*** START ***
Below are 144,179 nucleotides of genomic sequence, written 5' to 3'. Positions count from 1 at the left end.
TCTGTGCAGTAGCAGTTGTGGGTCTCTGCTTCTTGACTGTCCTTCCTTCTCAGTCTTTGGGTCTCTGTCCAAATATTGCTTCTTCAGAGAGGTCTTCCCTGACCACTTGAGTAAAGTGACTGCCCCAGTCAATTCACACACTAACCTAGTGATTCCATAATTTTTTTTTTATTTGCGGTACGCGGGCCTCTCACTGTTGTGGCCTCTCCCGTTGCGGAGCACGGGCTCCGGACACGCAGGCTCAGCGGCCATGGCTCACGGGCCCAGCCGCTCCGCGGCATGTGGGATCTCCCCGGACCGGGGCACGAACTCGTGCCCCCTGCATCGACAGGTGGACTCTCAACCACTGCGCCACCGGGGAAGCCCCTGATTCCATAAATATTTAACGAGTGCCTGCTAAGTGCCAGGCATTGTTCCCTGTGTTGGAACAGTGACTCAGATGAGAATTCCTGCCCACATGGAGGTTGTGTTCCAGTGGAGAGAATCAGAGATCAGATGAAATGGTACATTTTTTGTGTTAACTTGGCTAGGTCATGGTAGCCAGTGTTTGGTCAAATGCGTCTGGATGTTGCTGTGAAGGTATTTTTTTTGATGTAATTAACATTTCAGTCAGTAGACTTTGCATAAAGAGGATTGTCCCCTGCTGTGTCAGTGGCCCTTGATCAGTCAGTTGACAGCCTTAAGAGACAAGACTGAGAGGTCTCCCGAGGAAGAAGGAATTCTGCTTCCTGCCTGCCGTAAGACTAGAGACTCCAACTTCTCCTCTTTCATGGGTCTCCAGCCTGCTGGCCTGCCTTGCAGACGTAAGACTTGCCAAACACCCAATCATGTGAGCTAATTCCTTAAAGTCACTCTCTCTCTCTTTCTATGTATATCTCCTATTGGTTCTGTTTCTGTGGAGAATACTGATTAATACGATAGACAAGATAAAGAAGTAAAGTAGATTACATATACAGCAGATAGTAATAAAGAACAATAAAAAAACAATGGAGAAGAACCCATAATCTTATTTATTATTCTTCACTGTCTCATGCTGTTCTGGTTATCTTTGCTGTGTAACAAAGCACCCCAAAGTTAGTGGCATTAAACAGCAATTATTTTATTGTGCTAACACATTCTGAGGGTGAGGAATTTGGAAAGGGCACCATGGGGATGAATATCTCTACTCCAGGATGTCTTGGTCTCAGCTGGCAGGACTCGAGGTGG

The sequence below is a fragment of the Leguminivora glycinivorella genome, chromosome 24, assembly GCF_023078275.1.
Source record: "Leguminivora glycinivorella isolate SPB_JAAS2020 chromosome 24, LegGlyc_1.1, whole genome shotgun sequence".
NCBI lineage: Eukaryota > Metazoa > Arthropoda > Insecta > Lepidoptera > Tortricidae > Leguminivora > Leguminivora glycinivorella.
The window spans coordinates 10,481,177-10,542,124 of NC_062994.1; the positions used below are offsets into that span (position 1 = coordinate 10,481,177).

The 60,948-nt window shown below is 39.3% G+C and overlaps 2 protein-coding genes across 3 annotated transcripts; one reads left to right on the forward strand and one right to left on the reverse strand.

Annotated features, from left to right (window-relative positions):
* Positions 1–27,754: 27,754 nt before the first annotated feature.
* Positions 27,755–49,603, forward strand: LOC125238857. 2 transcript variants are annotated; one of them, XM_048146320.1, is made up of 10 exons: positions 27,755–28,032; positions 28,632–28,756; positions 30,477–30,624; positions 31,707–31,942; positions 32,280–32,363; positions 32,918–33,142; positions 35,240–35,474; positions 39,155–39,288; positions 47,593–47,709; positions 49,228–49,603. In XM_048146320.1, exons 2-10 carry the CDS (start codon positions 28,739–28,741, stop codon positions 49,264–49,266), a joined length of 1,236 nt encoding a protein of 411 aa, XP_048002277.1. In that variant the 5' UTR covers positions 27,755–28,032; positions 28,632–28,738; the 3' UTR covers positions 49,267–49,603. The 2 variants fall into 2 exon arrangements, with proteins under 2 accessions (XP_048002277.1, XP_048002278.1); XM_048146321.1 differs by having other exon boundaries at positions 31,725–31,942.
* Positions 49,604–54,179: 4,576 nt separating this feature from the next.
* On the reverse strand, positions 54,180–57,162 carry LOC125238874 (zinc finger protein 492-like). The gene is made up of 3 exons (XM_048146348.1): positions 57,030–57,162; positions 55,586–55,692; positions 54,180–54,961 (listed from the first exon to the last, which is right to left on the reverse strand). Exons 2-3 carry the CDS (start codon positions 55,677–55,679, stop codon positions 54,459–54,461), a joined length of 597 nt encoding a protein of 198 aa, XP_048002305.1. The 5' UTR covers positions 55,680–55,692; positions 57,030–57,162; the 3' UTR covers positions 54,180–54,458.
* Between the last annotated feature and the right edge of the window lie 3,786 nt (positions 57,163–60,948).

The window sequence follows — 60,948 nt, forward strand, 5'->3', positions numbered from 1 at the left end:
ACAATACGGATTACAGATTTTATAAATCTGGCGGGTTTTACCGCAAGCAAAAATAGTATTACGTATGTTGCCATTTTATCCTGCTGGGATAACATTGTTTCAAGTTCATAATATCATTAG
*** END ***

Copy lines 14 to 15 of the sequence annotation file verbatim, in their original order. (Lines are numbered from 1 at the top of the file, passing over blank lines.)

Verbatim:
The window sequence follows — 60,948 nt, forward strand, 5'->3', positions numbered from 1 at the left end:
ACAATACGGATTACAGATTTTATAAATCTGGCGGGTTTTACCGCAAGCAAAAATAGTATTACGTATGTTGCCATTTTATCCTGCTGGGATAACATTGTTTCAAGTTCATAATATCATTAG